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Home > A framework for the training and employment of people with mental health difficulties.

Mental Health Forum. (2007) A framework for the training and employment of people with mental health difficulties. Dublin: Health Service Executive.

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Many barriers exist for people with mental health difficulties in terms of accessing the workplace. These obstacles occur on a number of levels and their cumulative effect is significant. 

Internal barriers can be defined as those issues that relate mainly to the functional limitations associated with particular mental health difficulties. While it is impossible to draw accurate generalisations about the needs of all persons with psychiatric disabilities, certain areas of functional limitations seem to recur. 

Personal barriers can be defined as those issues that relate to the social or environmental context (Auerbach et al, 2005) which can negatively impact upon the individual’s capacity to function effectively in employment and other settings. Examples of this type of barrier include residential instability, relationship difficulties and social isolation. 

Work-based barriers can be defined as those issues that relate specifically to the person’s relationship with a specific workplace setting and may include inadequate workplace supports including accommodations, an environment that is not ‘disclosure friendly’ and over demanding job roles etc.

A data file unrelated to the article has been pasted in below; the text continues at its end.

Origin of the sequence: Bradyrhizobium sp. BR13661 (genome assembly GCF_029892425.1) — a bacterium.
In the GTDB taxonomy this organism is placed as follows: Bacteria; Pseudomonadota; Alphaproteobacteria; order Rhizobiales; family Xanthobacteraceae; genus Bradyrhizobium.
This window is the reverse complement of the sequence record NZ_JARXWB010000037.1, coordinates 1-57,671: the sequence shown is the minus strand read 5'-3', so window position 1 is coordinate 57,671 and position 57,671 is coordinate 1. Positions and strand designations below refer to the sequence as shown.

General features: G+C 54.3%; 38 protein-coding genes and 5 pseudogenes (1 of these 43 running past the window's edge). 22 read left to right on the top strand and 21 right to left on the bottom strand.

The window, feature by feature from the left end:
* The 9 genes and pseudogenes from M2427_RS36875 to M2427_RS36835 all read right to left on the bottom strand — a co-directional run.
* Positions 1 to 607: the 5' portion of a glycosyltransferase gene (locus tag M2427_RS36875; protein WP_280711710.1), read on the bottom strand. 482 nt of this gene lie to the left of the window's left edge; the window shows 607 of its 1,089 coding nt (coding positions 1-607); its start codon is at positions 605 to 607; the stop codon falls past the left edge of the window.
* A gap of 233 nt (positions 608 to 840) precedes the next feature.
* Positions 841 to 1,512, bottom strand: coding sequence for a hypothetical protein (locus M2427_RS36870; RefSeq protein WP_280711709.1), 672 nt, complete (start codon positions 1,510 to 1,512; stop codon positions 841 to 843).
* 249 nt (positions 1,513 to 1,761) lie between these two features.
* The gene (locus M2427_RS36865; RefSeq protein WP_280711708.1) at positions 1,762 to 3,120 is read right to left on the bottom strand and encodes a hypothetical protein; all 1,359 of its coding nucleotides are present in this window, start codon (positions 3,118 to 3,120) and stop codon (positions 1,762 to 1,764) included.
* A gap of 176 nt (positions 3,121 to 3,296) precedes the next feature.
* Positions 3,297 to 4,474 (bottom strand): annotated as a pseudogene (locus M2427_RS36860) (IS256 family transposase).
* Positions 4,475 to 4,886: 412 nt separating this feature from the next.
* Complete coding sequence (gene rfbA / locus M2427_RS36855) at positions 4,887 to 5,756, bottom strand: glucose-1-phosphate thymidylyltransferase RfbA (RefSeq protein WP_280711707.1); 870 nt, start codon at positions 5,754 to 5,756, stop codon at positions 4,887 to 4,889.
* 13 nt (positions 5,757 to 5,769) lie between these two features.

Public/Societal barriers relate to those wider attitudinal and policy level issues that serve to exclude individuals with mental health difficulties. These obstacles include stigma and stereotyping leading to discriminative practices, the ‘benefits trap’, restrictive funding arrangements or entry criteria attached to particular social and economic inclusion initiatives. 

It is therefore a prime function of providers to devise individually tailored strategies, environmental modifications and programmes which address the aforementioned barriers and through training and practice, enable the client overcome such barriers. The individual programme devised for the person (for in this business a ‘one size fits all’ policy does not work) with the proper assistance will mean that in many cases a chance of gaining employment and maintaining employment is a realistic goal. Systemically, it is therefore essential that the framework for training and work services maximises the opportunity for success and ensures that the individual needs of the person are acknowledged and supported at every stage in the rehabilitative and training process. The framework has in addition to be sufficiently flexible to acknowledge the episodic nature of mental health difficulties and the requirement for legitimate trial and error and vocational exploration.

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